Category Archives: Pakistan

Future Challenges: MOOCs and their impact on Pakistan’s traditional education system

Standard
Future Challenges: MOOCs and their impact on Pakistan’s traditional education system

Originally published at Future Challenges.

Future Challenges: MOOCs (Massive Open Online Courses) and their impact on Pakistan’s traditional education system

Since the past few decades, technology has not only developed itself at an exponential rate, it is also revolutionizing other aspects of our life. Food, communication, health, businesses; many industries have gone through disruptive innovation because of technological advancement. Interestingly, tech didn’t take much long to revolutionize the education industry, that too at a major scale. With this massive recent influx of technology inside education, educators are worried if this trend would prove to be fatal to the traditional pre-determined learning track.

Will MOOCs promote education or worsen it?moocs pakistan

It hasn’t been too long since Massive Open Online Courses (MOOCs) started reaching out to us in the form of platforms likeCourseraedXUdacity and more. While MOOCs is relatively a newer concept, ICTs resources required in classrooms are at a rather smaller scale as online discussion forums, tutorials, lecture videos, and collaborative online projects substitute the traditional learning environment. It is not until recently, though, that the prestigious names of the educational world have joined the race and their offerings have attracted eyeballs worldwide. Enrollments in these free online courses are ballooning by thousands with each new offering.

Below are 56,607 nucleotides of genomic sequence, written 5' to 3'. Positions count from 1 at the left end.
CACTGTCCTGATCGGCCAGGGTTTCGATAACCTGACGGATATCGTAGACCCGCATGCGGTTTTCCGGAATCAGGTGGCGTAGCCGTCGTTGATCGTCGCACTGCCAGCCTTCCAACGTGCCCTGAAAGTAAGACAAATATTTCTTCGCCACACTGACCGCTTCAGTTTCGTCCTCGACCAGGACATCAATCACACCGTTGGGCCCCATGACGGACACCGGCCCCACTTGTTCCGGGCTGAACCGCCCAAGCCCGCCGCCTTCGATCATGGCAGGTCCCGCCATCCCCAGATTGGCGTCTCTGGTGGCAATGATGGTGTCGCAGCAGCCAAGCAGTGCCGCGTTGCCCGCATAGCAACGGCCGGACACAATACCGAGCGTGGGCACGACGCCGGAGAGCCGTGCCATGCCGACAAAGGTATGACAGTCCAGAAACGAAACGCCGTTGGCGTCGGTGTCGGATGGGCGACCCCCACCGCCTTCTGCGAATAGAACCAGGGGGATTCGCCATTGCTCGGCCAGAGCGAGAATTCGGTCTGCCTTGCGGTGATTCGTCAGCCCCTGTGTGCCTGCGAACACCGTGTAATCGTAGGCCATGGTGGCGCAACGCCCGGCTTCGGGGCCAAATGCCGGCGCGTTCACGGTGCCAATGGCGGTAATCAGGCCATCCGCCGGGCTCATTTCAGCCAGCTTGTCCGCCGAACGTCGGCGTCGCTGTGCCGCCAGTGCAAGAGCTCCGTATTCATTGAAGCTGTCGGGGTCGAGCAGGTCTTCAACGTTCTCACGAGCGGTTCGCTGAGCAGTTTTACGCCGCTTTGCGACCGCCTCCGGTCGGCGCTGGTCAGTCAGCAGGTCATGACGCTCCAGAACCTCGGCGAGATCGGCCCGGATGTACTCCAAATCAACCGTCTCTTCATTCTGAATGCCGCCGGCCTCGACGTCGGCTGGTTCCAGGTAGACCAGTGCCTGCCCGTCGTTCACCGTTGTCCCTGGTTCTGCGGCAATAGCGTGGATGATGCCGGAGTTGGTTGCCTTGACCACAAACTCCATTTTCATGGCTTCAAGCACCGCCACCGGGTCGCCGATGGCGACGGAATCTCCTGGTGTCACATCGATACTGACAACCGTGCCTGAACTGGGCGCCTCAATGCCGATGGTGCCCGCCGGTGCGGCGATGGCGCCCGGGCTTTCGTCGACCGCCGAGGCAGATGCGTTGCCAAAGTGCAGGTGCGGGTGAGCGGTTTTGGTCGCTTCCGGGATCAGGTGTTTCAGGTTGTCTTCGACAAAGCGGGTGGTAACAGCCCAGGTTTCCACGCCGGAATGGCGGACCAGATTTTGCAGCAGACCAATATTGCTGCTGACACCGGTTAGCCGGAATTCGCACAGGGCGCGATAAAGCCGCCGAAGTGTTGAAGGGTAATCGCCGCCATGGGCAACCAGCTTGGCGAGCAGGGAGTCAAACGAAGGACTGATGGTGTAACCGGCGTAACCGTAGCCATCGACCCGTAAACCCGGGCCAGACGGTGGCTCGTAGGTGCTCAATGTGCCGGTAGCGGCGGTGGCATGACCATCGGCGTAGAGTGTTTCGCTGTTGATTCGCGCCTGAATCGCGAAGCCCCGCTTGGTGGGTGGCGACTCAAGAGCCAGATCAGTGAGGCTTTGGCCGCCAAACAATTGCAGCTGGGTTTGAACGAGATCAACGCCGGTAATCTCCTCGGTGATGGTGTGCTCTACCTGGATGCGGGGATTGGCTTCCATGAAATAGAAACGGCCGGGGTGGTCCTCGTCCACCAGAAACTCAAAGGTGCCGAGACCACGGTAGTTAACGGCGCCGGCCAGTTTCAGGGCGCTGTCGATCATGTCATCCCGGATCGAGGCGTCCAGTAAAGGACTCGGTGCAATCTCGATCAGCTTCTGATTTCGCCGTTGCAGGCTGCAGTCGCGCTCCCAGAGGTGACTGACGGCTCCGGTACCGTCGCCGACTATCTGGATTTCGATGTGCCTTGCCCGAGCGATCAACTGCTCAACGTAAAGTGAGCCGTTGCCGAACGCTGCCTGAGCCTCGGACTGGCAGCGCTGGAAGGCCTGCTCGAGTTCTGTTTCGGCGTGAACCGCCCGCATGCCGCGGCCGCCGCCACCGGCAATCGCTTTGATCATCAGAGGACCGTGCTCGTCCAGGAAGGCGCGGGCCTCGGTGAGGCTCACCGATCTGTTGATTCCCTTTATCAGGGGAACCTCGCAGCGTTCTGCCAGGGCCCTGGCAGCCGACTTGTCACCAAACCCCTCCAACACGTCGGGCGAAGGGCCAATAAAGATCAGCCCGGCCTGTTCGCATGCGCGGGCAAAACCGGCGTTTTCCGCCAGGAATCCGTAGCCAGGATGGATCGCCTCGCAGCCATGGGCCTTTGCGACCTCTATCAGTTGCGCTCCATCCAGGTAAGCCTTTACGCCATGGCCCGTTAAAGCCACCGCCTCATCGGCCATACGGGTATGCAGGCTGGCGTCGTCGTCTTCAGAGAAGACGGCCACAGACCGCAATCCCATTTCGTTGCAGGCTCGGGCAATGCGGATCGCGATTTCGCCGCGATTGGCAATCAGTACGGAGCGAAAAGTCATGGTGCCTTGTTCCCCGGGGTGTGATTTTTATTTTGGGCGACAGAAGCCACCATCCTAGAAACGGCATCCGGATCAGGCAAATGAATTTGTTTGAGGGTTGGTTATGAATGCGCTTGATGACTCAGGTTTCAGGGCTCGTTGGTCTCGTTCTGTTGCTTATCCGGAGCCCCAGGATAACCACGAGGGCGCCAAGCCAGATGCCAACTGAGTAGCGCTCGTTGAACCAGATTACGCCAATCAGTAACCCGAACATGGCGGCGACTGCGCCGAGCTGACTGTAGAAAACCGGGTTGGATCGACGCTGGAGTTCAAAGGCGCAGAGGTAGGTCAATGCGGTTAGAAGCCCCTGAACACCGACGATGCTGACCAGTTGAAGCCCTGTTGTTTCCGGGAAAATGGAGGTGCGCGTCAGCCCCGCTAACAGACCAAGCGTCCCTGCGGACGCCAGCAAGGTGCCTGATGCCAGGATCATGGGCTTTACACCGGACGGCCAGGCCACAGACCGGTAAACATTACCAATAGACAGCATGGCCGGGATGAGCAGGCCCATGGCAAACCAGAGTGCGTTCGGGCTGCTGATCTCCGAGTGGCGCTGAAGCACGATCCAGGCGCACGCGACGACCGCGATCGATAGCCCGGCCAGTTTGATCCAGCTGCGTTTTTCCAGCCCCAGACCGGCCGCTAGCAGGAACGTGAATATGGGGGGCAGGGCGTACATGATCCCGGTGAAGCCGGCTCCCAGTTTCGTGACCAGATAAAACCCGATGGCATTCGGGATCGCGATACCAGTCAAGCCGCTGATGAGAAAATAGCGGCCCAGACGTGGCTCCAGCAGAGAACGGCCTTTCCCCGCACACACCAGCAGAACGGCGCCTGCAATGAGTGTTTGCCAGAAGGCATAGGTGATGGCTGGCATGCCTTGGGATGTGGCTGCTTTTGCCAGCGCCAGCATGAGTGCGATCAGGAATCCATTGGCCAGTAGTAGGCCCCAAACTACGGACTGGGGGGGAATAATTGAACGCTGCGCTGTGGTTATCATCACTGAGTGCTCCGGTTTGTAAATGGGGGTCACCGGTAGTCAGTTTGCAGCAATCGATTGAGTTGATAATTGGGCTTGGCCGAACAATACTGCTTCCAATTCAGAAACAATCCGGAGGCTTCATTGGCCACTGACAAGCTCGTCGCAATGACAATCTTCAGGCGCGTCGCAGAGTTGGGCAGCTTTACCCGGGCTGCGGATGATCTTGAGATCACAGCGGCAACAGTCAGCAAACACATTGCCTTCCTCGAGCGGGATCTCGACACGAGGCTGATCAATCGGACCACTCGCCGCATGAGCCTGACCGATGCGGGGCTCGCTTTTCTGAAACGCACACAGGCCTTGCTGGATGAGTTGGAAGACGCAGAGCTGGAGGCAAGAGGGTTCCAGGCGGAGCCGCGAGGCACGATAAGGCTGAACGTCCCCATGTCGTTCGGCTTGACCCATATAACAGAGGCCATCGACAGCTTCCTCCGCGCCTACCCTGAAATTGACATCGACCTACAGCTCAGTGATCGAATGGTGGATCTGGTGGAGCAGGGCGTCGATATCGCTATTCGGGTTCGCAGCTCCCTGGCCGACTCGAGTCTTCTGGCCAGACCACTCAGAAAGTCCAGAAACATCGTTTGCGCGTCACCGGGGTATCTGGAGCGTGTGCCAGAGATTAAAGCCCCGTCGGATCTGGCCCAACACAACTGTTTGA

Educationists worldwide are discussing if MOOCs will disrupt the way education has been since past many decades; having a strict Read the rest of this entry

Advertisements

Throwback Thursday – Beautiful Karachi Port

Image
throwback Thursday karachi port grand

Mesmerizing Karachi port at sunset

karachi port travel

Oh look! There’s a train being watched by a caring lonely star in the sky.

Dervla Murphy – Travelogues (Where the Indus is Young)

Standard

Last week, I finally got myself some travelogues – not that I hadn’t had any, but it’d been a while since I last visited Afghanistan by the eyes of Rory Stewart. I decided to continue that journey but move inside towards Pakistan. Dervla Murphy is my new body (however that sounds) travelling through Islamabad, Pindi, Swat, Gilgit, and now Skardu Baltistan.

Murphy is travelling with her daughter – 6 years old, can you believe that? – during the extreme cold months of December-January (it’s still going on, i think it’ll continue till March). This journey is based in the year 1975 with apparent differences one would notice especially after 9/11. She talks about rather naive people of Gilgit and Skardu – she actually names some as idiot and oaf which is very uncalled for coming from a writer.

20131113-142250.jpg

However, the book is full of stories, landscape explanations (rather visual), apricots-eating weeks, games of getting kerosene oil to keep warm, filthy state of being unwashed for weeks, thrills and anxiety of travelling with a tiny little child, Fillipo De Fillipi quotes, and well a few buckets of adjectives.

Murphy is travelling the northern plate of Pakistan which boosts a plenty of highest mountains of the world. Those sheer peaks properly presented by Nature with beautiful, transparent lakes, unharmed by little hamlets, and very simple life of locals make for a pretty riveting read.